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The essence of Indian culture lies in respecting all life forms on Earth. Maintaining a harmonious coexistence between man and nature has been ingrained in our culture since the very old times. 

And perhaps it is this trait of our civilization which shows it in a distinctive light. Maintaining the sanctity of these ancient traditions and rituals which depict a unique bond between man and animal, comes the Aanayoottu festival. Celebrated in the Vadakkunnathan Temple Thrissur, this religious festival of Kerala is a  historical convention that celebrates elephants. 

The festival doesn’t just mark the religious beliefs of the state but is associated with the change of seasons too. The quintessential rains have a lot to do with the origin of this festival. When people everywhere in the world change their food choices during the rains why should the animals stay behind. 

It is this cultural intricacy that makes this festival unique. It is specifically celebrated in the rainy season or the Karkidakam when the monsoons are receding. Hailed as the month of rejuvenation, Karkidakam traces its roots back to the ancient science of Ayurveda. The very popular Aanayoottu Festival 2020 will be held on July 16.

Also Read: Celebrated after harvest season, this festival is observed on first day of Lunisolar Tibetan Calendar

History of Aanayoottu Festival - The Ayurveda Connection

Kerala is synonymous with Ayurveda. This thousand-year-old ceremonial ritual is related to the Vedic tradition of the state. Traditionally, it is believed that the science of Ayurveda is quite helpful in balancing the three body doshas - Vata, Pitta and Kapha. During monsoons, it is believed that our bodies naturally respond much better, handling these doshas, if treated right. Thus, to regulate the internal systems of the body, Keralites maintain a particular diet regime during monsoons. 

Major Attractions of Aanayoottu Festival

1. Karkidakam - A Month of Rejuvenation. When the seasonal reversal of winds and the bursting of monsoon is over, the Karkidakam or the month of rejuvenation starts. It is believed that during this month the monsoon season shifts in its last phase. As per the Hindu calendar, this month is dedicated to Lord Shiva. And both in Northern and Southern India people fast to worship Bholenath.  

Aanayoottu Festival is an extension of the ancient ayurvedic traditions which were followed in Kerala. Karkidakam marks the end of the rainy season and it is the best time to condition the animals too.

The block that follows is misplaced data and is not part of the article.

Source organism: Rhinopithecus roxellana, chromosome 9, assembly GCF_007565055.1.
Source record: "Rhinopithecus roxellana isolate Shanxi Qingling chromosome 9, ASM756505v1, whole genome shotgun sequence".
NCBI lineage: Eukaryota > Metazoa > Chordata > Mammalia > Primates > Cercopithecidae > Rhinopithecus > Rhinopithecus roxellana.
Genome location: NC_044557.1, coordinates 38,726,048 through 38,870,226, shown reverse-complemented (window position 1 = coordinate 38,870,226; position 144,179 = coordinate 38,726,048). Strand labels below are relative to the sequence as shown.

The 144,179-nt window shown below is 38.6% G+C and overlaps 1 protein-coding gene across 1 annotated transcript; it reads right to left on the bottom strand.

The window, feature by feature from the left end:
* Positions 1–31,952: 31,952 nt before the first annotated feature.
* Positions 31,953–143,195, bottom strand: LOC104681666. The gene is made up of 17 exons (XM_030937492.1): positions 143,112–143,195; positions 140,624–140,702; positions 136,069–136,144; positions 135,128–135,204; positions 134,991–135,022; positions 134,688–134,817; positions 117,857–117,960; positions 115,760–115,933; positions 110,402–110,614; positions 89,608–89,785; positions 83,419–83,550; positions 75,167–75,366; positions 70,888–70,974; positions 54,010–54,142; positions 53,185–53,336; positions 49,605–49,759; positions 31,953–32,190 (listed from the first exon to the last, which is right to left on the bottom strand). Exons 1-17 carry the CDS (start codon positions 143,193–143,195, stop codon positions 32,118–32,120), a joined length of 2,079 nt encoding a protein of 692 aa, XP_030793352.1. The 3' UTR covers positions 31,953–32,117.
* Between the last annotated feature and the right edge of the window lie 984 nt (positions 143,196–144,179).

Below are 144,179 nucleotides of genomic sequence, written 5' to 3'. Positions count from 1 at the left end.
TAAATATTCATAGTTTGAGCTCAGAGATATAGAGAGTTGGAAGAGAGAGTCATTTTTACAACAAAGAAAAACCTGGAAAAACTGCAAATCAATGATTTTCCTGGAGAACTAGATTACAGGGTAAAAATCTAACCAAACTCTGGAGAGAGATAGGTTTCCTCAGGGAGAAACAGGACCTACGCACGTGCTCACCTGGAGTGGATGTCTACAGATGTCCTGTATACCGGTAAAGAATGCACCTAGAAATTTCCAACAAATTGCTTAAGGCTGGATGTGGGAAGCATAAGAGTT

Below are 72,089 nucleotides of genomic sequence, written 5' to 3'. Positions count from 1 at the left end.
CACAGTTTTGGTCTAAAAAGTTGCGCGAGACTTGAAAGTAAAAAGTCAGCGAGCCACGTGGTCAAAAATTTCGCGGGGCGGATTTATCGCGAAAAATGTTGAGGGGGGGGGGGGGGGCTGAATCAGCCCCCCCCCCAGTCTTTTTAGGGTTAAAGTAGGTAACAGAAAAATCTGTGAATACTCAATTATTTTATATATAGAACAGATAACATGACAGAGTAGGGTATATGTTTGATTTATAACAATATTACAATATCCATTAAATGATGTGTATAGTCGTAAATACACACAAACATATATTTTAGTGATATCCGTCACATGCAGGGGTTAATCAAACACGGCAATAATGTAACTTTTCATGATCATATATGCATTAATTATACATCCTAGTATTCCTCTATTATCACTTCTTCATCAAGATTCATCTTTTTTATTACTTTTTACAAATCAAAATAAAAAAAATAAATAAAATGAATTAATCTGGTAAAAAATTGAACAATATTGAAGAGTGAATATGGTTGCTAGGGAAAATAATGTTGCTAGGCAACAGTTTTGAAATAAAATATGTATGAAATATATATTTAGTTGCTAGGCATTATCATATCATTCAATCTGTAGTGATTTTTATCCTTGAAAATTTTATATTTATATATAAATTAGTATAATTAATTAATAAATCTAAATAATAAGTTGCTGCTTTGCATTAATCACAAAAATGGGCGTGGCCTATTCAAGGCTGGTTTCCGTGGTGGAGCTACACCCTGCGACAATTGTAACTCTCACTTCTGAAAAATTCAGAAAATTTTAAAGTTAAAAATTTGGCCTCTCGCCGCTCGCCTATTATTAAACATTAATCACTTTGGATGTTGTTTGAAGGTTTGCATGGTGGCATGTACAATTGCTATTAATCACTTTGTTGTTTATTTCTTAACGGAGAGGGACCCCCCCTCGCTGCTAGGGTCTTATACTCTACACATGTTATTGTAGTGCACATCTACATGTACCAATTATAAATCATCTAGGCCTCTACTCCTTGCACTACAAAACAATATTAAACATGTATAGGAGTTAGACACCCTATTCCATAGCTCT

As a gesture of reverence towards Lord Ganesha, the festival is chosen to feed the elephants. These gentle giants are tended to with love and care. They are fed the right amounts of Ayurveda-inspired treats along with special concoctions with sugarcane, rice, ghee, coconut and the Ganapathi pooja prasad with ayurvedic medicines for cleansing their systems. 

Another reason to dole out all the food on the Gajaraj is to impress Lord Ganesha, the remover of all obstacles and the God of good beginnings.

2. Gajamukhi and the Gajaraj Connection. In Hindu mythology, elephants are considered sacred. And there is a deep mythical connection between Ganesha and Elephants. The story of Ganesha wearing an elephant head is a well-known mystic tale of his origin. In a warm gesture to celebrate the change of seasons and regulate the bodily health of the elephants, the festival has been connected with Ganesha making it culturally and religiously relevant.  

3. The Celebration of Aanayoottu Festival. Elephants are loved in Kerala. You get to see a different side of human nature when a whole crowd gathers to feed them. The pachyderms are brought inside the temple and lined up in proper queues. Facing them are thousands of people who come here just to feed them as it is believed that doing so would appease Lord Ganesha. The ritualistic gesture not only symbolises the removal of all negativity from their lives but is also a cleansing dietary ritual for them.

How to Reach

The Vadakkunnathan temple in Thrissur Kerala holds a significant place in the temple’s tradition. It is the second-largest festival held in its premises after Maha Shivaratri. The calendar dates of the festival are decided as per the Malayalam calendar and mostly fall in July. The USP of the festival, the peace with which it culminates, is a symbol of unique harmony between man and the revered elephants. 

You can plan your trip and create your own route to the city with Adotrip’s technically driven circuit planner. Click here

  • 1 Day

  • Cultural

  • Kerala
  • Festival Date

    17 July 2019

  • Venue

    Vadakkunnathan temple in City of Thrissur

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